Please remember that tomorrow we are having a cook-out in lieu of a lesson. Therefore, there are no readings this week. If you joining us for dinner please RSVP if you have not done so already. We will reconvene our study of Galatians on August 14 and will be reading through Galatians 4:12-31.
The heart of next week’s reading is Paul’s use of the story of Sarah/Isaac and Hagar/Ismael. Please read the story of these two women and their sons in Gen. 16:1-15, 18:1-15, 21:1-21, and 25:7-26. Please notice how Paul uses this story to make his overall point that the heirs of the promise are superior to the heirs of the body and more particularly how Paul’s use of the story (by saying his Jewish opponents are the descendants of Ismael) turns the facts of the Genesis story upside-down. Paul’s concern is not with the genealogy and historicity of the Genesis account, but the deeper spiritual lesson to be drawn therefrom.
Paul specifically says that he is interpreting the story of Sarah, Hagar, and their descendants allegorically. This use raises the question of how Paul uses and understands the Hebrew Scriptures generally. At the time of Paul, other Hellenistic (Greek-speaking) Jews, and particularly Philo of Alexandria (c.20B.C.-40A.D.), saw the Jewish Scriptures as divinely inspired even down to the letter, but whose truth lay in the spiritual, not the historical, meaning of the text. This is the manner in which Paul will generally use his Scriptures – as being God-breathed for the purpose of teaching us lessons and to train us in righteousness (1 Tim 3:16), but not as historical anecdotes. For example, in 1 Corinthians 9:9, Paul writes that the law prohibiting the muzzling of an ox treading grain (Deut. 25:4) is not written in regards to good animal husbandry but rather speaks to the relationship between an apostle and his congregation. Likewise, in 1 Corinthians 10, Paul writes how the stories from the Exodus were written down “typologically” (v.6) and for the purpose of being an “example” (v.11) to teach us. The written story, not the historical event, is the focus. In 2 Corinthians 3, Paul says that the “letter kills, but the spirit gives life” and goes on to say that it is only in the light of Christ that the true (spiritual) meaning of the Hebrew Scriptures can be discerned.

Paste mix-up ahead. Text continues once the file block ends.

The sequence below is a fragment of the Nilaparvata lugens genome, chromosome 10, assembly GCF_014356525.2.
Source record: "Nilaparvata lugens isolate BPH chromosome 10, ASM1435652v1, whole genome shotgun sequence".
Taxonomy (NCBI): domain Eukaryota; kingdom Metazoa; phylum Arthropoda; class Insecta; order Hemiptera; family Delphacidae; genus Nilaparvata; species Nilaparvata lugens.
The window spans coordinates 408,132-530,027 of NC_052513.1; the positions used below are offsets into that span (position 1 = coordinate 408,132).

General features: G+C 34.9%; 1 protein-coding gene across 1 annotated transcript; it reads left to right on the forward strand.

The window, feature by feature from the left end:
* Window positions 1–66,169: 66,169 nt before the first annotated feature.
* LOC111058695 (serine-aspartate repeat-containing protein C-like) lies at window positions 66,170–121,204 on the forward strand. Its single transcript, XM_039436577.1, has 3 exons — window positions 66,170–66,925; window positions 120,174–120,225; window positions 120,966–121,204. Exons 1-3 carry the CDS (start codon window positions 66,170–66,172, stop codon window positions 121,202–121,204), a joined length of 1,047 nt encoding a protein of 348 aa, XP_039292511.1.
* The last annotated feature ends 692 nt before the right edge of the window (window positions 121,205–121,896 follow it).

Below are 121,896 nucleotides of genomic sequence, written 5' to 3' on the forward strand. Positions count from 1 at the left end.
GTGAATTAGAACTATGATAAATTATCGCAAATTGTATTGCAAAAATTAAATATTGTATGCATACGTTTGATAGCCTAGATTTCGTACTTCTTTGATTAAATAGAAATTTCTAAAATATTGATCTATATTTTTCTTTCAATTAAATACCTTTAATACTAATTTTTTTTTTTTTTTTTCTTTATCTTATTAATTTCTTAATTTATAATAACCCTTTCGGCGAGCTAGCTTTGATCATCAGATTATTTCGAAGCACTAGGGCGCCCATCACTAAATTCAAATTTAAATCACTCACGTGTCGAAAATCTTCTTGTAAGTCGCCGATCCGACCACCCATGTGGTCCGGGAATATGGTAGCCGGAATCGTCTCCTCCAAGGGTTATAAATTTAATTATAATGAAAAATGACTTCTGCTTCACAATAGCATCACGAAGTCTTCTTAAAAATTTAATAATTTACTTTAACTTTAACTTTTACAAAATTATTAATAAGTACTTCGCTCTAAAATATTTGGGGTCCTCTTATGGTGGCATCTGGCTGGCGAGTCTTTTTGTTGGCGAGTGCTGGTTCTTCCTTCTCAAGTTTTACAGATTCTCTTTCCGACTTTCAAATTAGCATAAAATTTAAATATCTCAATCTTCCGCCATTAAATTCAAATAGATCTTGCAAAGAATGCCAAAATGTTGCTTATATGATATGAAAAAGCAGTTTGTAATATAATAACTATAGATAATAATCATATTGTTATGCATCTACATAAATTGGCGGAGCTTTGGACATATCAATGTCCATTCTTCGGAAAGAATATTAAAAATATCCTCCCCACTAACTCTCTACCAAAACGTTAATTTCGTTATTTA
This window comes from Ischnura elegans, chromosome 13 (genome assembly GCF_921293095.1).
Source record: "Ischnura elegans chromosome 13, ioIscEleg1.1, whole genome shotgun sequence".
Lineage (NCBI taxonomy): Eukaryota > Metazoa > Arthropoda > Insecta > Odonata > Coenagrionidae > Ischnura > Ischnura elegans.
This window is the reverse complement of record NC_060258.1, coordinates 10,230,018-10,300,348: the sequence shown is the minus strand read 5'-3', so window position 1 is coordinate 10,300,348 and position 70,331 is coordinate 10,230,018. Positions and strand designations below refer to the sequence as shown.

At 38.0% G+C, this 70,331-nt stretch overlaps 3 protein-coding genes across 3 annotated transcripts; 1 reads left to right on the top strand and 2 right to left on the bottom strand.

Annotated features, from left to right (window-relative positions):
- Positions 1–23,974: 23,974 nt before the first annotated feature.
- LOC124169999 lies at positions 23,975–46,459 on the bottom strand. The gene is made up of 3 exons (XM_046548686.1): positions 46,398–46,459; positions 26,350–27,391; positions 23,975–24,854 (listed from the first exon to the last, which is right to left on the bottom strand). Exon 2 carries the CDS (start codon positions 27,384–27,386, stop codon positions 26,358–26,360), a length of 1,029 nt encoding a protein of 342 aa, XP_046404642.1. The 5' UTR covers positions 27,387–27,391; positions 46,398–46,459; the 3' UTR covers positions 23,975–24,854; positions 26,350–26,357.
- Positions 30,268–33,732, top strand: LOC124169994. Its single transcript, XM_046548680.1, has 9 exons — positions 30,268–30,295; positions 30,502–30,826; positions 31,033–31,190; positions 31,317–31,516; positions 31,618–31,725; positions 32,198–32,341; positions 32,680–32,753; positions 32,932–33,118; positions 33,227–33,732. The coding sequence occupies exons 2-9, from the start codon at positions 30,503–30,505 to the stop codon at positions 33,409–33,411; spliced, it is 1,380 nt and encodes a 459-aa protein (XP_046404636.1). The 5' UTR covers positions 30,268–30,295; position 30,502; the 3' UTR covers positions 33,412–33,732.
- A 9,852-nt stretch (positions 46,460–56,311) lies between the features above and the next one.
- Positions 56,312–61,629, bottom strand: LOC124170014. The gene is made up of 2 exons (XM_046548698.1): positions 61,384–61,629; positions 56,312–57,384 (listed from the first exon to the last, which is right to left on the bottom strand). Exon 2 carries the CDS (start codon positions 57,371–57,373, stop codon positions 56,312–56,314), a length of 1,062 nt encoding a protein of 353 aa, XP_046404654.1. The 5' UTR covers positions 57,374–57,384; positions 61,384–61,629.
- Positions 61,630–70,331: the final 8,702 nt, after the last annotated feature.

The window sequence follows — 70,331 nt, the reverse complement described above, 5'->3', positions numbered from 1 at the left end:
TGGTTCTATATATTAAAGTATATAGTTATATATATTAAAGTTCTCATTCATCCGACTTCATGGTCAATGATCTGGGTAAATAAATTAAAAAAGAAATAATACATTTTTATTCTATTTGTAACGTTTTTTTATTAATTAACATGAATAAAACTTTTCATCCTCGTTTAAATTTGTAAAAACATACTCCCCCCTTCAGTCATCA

Whether Paul saw the Hebrew Scriptures (and particularly the stories in Torah) as historical narratives conveying actual events or exclusively as divinely inspired allegorical stories conveying spiritual lessons has been subject to debate since the beginning. Within early Christianity, there were two great centers of Christian thought – Antioch in Syria and Alexandria in Egypt. The Antiochians generally emphasized the literal historical method of Biblical interpretation and the physical nature of Jesus (their most famous heretic was Arius who denied the full divinity of Christ). In contrast, the Alexandrians generally emphasized the allegorical and spiritual method of Biblical interpretation, even of the New Testament, and the spiritual nature of Jesus (their most famous heretic was Apollinaris who denied that Jesus had a rational human soul and therefore became a purely spiritualized form of humanity). Overall, however, the early church generally rejected a literal historical understanding of the Old Testament (as being too Jewish), so that there were almost no early Christians who both acknowledged both the authority of the Old Testament and interpreted it literally. (Jaroslav Pelikan has a good discussion on this point in aVol. 1 of the History of Christian Tradition, p.81.) For the most part, the Alexandrian school and its spiritual interpretations of Scripture won out.
In contemporary Christianity, this debate continues over how to appropriately read the Scriptures and more particularly Paul’s understanding of the Old Testament. In the last several months, N. T. Wright, the former Anglican Bishop of Durham, and David Bentley Hart, a Greek Orthodox classics professor at Notre Dame, have engaged in an online debate as to whether Paul understood the Old Testament to be historical (Wright) or strictly allegorical (Hart). A good summary of their debate (with links) is HERE. (A good background of Hart’s position is HERE and HERE.)
If you are joining us tomorrow, please let me know today.
Litera gesta docet,Gregory the Great (540-604)
Quid credas allegoria,
Moralis quid agas,
Quo tendas anagogia
(The letter shows us what God and our ancestors did;
The allegory shows us where our faith is hid;
The moral meaning gives us the rule of daily life;
The mystical shows us where we end our strife.)